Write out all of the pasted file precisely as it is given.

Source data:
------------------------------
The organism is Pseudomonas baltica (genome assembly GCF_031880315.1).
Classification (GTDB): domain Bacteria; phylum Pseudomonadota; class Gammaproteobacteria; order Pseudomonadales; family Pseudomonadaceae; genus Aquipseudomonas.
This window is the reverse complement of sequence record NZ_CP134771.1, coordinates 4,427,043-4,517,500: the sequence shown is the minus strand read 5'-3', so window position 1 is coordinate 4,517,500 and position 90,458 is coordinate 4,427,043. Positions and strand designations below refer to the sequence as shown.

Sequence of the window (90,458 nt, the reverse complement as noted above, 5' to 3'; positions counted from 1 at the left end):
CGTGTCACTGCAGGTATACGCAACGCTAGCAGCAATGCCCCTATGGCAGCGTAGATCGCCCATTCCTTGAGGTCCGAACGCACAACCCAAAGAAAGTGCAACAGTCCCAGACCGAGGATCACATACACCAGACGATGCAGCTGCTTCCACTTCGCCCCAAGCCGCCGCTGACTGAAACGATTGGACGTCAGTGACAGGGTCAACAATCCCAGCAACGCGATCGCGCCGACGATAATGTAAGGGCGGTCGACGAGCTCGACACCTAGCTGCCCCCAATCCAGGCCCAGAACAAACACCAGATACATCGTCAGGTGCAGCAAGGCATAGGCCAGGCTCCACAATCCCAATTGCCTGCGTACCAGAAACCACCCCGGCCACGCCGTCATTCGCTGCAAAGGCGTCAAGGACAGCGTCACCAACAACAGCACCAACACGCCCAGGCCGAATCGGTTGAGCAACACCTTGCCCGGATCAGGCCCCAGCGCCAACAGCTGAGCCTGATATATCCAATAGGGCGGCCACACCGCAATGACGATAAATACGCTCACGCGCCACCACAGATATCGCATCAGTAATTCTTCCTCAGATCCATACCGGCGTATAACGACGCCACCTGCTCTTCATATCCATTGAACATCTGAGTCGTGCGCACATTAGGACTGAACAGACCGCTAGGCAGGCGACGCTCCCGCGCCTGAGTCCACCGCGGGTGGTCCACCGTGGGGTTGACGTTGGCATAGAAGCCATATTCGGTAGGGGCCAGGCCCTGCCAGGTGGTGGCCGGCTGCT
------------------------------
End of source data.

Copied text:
The organism is Pseudomonas baltica (genome assembly GCF_031880315.1).
Classification (GTDB): domain Bacteria; phylum Pseudomonadota; class Gammaproteobacteria; order Pseudomonadales; family Pseudomonadaceae; genus Aquipseudomonas.
This window is the reverse complement of sequence record NZ_CP134771.1, coordinates 4,427,043-4,517,500: the sequence shown is the minus strand read 5'-3', so window position 1 is coordinate 4,517,500 and position 90,458 is coordinate 4,427,043. Positions and strand designations below refer to the sequence as shown.

Sequence of the window (90,458 nt, the reverse complement as noted above, 5' to 3'; positions counted from 1 at the left end):
CGTGTCACTGCAGGTATACGCAACGCTAGCAGCAATGCCCCTATGGCAGCGTAGATCGCCCATTCCTTGAGGTCCGAACGCACAACCCAAAGAAAGTGCAACAGTCCCAGACCGAGGATCACATACACCAGACGATGCAGCTGCTTCCACTTCGCCCCAAGCCGCCGCTGACTGAAACGATTGGACGTCAGTGACAGGGTCAACAATCCCAGCAACGCGATCGCGCCGACGATAATGTAAGGGCGGTCGACGAGCTCGACACCTAGCTGCCCCCAATCCAGGCCCAGAACAAACACCAGATACATCGTCAGGTGCAGCAAGGCATAGGCCAGGCTCCACAATCCCAATTGCCTGCGTACCAGAAACCACCCCGGCCACGCCGTCATTCGCTGCAAAGGCGTCAAGGACAGCGTCACCAACAACAGCACCAACACGCCCAGGCCGAATCGGTTGAGCAACACCTTGCCCGGATCAGGCCCCAGCGCCAACAGCTGAGCCTGATATATCCAATAGGGCGGCCACACCGCAATGACGATAAATACGCTCACGCGCCACCACAGATATCGCATCAGTAATTCTTCCTCAGATCCATACCGGCGTATAACGACGCCACCTGCTCTTCATATCCATTGAACATCTGAGTCGTGCGCACATTAGGACTGAACAGACCGCTAGGCAGGCGACGCTCCCGCGCCTGAGTCCACCGCGGGTGGTCCACCGTGGGGTTGACGTTGGCATAGAAGCCATATTCGGTAGGGGCCAGGCCCTGCCAGGTGGTGGCCGGCTGCT